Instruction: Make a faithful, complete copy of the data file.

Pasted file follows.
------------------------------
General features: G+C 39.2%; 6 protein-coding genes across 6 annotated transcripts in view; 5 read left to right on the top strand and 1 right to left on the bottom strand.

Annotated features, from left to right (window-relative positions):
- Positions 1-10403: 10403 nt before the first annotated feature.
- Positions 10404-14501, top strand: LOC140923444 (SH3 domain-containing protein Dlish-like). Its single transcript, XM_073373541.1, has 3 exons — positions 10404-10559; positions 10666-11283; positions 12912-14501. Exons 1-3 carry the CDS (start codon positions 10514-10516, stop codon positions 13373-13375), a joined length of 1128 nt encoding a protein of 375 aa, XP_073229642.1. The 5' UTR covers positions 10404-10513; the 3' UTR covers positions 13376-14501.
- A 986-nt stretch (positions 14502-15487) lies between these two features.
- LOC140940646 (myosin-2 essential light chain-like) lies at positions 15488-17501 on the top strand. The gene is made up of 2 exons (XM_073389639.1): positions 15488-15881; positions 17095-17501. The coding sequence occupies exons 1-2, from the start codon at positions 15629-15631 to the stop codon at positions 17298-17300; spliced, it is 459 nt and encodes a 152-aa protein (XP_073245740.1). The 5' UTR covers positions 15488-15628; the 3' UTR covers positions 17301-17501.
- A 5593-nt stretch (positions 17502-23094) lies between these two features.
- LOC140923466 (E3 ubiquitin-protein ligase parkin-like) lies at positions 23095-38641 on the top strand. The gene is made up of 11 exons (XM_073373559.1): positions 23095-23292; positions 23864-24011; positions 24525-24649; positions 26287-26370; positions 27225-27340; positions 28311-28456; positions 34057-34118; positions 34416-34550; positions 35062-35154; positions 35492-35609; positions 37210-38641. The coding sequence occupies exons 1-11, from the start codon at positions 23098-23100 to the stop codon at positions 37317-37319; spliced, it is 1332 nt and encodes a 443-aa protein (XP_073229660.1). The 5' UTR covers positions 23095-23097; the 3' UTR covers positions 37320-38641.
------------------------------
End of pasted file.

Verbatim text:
General features: G+C 39.2%; 6 protein-coding genes across 6 annotated transcripts in view; 5 read left to right on the top strand and 1 right to left on the bottom strand.

Annotated features, from left to right (window-relative positions):
- Positions 1-10403: 10403 nt before the first annotated feature.
- Positions 10404-14501, top strand: LOC140923444 (SH3 domain-containing protein Dlish-like). Its single transcript, XM_073373541.1, has 3 exons — positions 10404-10559; positions 10666-11283; positions 12912-14501. Exons 1-3 carry the CDS (start codon positions 10514-10516, stop codon positions 13373-13375), a joined length of 1128 nt encoding a protein of 375 aa, XP_073229642.1. The 5' UTR covers positions 10404-10513; the 3' UTR covers positions 13376-14501.
- A 986-nt stretch (positions 14502-15487) lies between these two features.
- LOC140940646 (myosin-2 essential light chain-like) lies at positions 15488-17501 on the top strand. The gene is made up of 2 exons (XM_073389639.1): positions 15488-15881; positions 17095-17501. The coding sequence occupies exons 1-2, from the start codon at positions 15629-15631 to the stop codon at positions 17298-17300; spliced, it is 459 nt and encodes a 152-aa protein (XP_073245740.1). The 5' UTR covers positions 15488-15628; the 3' UTR covers positions 17301-17501.
- A 5593-nt stretch (positions 17502-23094) lies between these two features.
- LOC140923466 (E3 ubiquitin-protein ligase parkin-like) lies at positions 23095-38641 on the top strand. The gene is made up of 11 exons (XM_073373559.1): positions 23095-23292; positions 23864-24011; positions 24525-24649; positions 26287-26370; positions 27225-27340; positions 28311-28456; positions 34057-34118; positions 34416-34550; positions 35062-35154; positions 35492-35609; positions 37210-38641. The coding sequence occupies exons 1-11, from the start codon at positions 23098-23100 to the stop codon at positions 37317-37319; spliced, it is 1332 nt and encodes a 443-aa protein (XP_073229660.1). The 5' UTR covers positions 23095-23097; the 3' UTR covers positions 37320-38641.